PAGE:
Tuesday, August 24, 2010

I guess its not all sunshine and roses, huh?

Here we are at day two of our little walk through the Bible and does anyone else think maybe we picked a bad week to start?  I mean, seriously, Job is asking for God to answer his prayer and 'crush him' the Psalms weren't exactly cheery and the Gospel reading begins with the disciples complaining about a 'hard teaching' that no one can understand.
If you don't know what I am talking about or just need a good place to read, listen to or download the lectionary, as always, check here: http://gamc.pcusa.org/ministries/devotions/
I don't want to forget to mention the highlight of the readings today - that's right, we have a Dorcas sighting.  Hands down best name in the Bible, right?  Apparently she went by Tabitha - as Dorcas is the Greek translation of the name, but still . . . Dorcas is pretty awesome.  And to top all of that off, she dies . . . and Peter, through the power of the Holy Spirit brings her back to life.  Good times, people.  Good times.
But interestingly enough, it isn't the resurrection of Tabitha that struck me in todays readings.  Rather it was the opening line of the passage from John: 60When many of his disciples heard it, they said, "This teaching is difficult; who can accept it?"
So, to give background the 'hard teaching' is that Jesus, after feeding the five thousand and walking on water - this is a busy chapter! - has told them that the only way to eternal life is through the body and blood of Jesus Christ.  If you are like me you might be thinking something like, 'Duh, its called communion.  Get with it people.'  But to be fair, we know the whole story and the disciples were living it and we also know that they were still expecting a different kind of messiah, king and kingdom than what Jesus was and what Jesus ushered in.  
Not to mention they were living in a time where human sacrifice - while very uncommon - was not unheard of.  Was this what he was telling them?  Well, the short answer is, of course not.  And hopefully, we all know what he meant, but just in case, it goes something like this: Jesus is the way, the truth and the life, no one comes to the Father (God) except through him.  
What is more interesting to me is the audacity of the disciples and how clearly we have inherited that same audacity.  The disciples say to Jesus (you know God incarnate!) 'this is tough, no body can do this, and they say this 10 seconds after Jesus is done speaking.  It's not like this came at the end of days, weeks or years of trying to live into what was being asked.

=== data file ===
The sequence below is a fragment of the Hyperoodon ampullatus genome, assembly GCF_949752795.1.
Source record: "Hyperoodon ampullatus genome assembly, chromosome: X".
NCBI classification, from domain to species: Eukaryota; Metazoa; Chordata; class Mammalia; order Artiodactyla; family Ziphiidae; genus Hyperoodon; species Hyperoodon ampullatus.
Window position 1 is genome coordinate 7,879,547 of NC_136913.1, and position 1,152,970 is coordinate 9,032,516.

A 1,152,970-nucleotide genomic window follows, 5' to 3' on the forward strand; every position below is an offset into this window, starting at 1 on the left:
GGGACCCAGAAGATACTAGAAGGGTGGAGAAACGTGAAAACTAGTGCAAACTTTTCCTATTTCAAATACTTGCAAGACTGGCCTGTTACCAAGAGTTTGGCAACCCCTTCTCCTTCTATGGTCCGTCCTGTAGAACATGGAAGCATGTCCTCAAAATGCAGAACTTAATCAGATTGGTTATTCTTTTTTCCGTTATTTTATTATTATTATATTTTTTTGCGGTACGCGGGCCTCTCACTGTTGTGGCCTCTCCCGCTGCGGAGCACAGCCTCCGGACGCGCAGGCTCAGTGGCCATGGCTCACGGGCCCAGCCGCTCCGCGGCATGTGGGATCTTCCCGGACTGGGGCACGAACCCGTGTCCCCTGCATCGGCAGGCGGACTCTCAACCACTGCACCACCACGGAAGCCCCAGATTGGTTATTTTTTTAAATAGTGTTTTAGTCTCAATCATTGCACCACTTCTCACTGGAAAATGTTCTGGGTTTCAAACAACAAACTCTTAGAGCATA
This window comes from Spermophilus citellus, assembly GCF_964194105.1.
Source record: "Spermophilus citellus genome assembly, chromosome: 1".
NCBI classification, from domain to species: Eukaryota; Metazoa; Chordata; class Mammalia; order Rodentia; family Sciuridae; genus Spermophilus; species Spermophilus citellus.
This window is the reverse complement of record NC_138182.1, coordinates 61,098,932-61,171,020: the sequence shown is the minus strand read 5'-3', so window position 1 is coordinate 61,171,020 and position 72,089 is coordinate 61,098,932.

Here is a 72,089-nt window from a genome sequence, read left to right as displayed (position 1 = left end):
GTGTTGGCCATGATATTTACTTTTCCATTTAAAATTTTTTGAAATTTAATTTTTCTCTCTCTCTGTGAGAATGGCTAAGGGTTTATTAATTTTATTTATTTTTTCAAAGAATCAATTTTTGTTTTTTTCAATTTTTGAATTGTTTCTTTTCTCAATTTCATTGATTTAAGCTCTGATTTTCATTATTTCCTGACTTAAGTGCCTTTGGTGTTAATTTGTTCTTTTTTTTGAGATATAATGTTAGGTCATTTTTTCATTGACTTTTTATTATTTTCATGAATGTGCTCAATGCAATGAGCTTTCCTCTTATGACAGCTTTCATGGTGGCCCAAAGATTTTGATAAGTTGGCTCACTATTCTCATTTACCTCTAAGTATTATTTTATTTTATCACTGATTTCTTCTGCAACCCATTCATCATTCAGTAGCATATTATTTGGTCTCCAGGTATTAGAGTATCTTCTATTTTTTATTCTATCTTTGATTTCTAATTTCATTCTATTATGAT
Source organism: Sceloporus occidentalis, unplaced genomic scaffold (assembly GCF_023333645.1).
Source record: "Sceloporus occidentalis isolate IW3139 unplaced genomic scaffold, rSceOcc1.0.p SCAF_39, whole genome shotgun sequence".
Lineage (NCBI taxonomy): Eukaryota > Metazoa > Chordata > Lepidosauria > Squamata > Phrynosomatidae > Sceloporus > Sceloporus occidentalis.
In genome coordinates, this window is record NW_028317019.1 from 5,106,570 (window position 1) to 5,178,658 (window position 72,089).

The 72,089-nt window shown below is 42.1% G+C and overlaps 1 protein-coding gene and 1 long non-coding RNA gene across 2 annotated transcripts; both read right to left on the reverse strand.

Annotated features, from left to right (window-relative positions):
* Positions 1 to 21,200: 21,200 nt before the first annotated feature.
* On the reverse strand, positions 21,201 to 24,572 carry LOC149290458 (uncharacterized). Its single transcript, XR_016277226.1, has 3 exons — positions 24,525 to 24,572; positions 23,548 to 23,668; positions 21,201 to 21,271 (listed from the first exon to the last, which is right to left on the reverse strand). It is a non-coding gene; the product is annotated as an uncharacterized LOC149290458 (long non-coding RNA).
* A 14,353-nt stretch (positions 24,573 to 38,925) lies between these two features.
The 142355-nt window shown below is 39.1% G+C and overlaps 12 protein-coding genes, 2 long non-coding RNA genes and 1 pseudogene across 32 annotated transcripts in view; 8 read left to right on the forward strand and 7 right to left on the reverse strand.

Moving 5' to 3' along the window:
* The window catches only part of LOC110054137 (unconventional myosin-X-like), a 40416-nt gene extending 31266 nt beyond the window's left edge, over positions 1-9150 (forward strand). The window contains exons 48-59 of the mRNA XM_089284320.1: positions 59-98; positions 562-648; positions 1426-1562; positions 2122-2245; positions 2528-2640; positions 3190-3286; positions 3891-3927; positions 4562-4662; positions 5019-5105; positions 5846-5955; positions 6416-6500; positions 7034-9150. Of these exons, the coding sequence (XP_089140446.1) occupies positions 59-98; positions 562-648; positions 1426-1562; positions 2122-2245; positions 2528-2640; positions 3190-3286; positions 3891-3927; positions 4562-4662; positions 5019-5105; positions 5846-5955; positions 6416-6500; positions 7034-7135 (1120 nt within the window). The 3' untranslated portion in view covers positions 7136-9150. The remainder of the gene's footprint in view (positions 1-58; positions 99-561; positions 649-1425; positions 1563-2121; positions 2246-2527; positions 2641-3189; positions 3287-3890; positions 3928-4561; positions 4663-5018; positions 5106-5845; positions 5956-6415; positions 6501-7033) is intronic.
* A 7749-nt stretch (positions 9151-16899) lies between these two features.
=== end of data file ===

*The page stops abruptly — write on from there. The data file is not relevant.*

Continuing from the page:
Nope,  they heard what Jesus said and quickly realized that it was just too tough for them.  Those terrible, ungrateful disciples.  I mean, can you imagine saying no to God?  or telling God that you know better than he does?  or telling God that what is being asked of us is just too tough or hard?
Oh, right.  We do that all the time.  And though it is easy to pick on the disciples because they had the privilege of walking and talking with Jesus, they also (as I mentioned) were living the story in real time.  We know how the story goes.  We know that Jesus is in fact the son of God, the Word of God incarnate and our savior and Lord.  We know all of that and yet we still tell God no everyday.  We know all of that and we still respond to God's call with, 'Sorry, its just too hard or too inconvenient or  too time consuming.'
I think the root of the issue is in what we believe about who Jesus really is, and I said it a few lines ago.  Simply, do we really believe that Jesus Christ is Lord of Us?  I think that is the question that each of us has to ask and answer for ourselves, because if the answer to that question is yes, than we are giving up the prerogative to say no.  That just isn't how the relationship with a 'Lord' goes.  
Most of us don't know our history and have no real world connection to a 'Lord' in our everyday lives, so maybe we need to come up with a new word . . . or learn our history, but I digress (I was a history major after all).  The subject doesn't have the option of telling his or her Lord no, that is what it means to submit to someone's lordship - to submit.  In history, like in the feudal system it worked like this: serfs or peasants submitted to the Lord and were to serve in whatever capacity the Lord required (usually farming the land) and in return the Lord provided for all of the needs of the people, protected them and cared for them.  Now when we put humans in the position of Lord, things tend to go wrong quickly.  
But this is exactly what we do with God, the one deserving of Lordship.  When Jesus our Lord, who seeks to care for us, protect us, teach us and love us, calls us somewhere we don't want to go or asks of us something that might be difficult - we say no.  
And in saying no we try to make ourselves Lord.  Sadly we just aren't equipped for such a job and the results are often disastrous and always outside of God's good and perfect will for our lives.  
I have gone on long enough, but I know that I need to work on actually living my life like I believe that Jesus is the Lord of it.  I am guessing that you might too.  
More tomorrow.  Thanks for walking through this will me.


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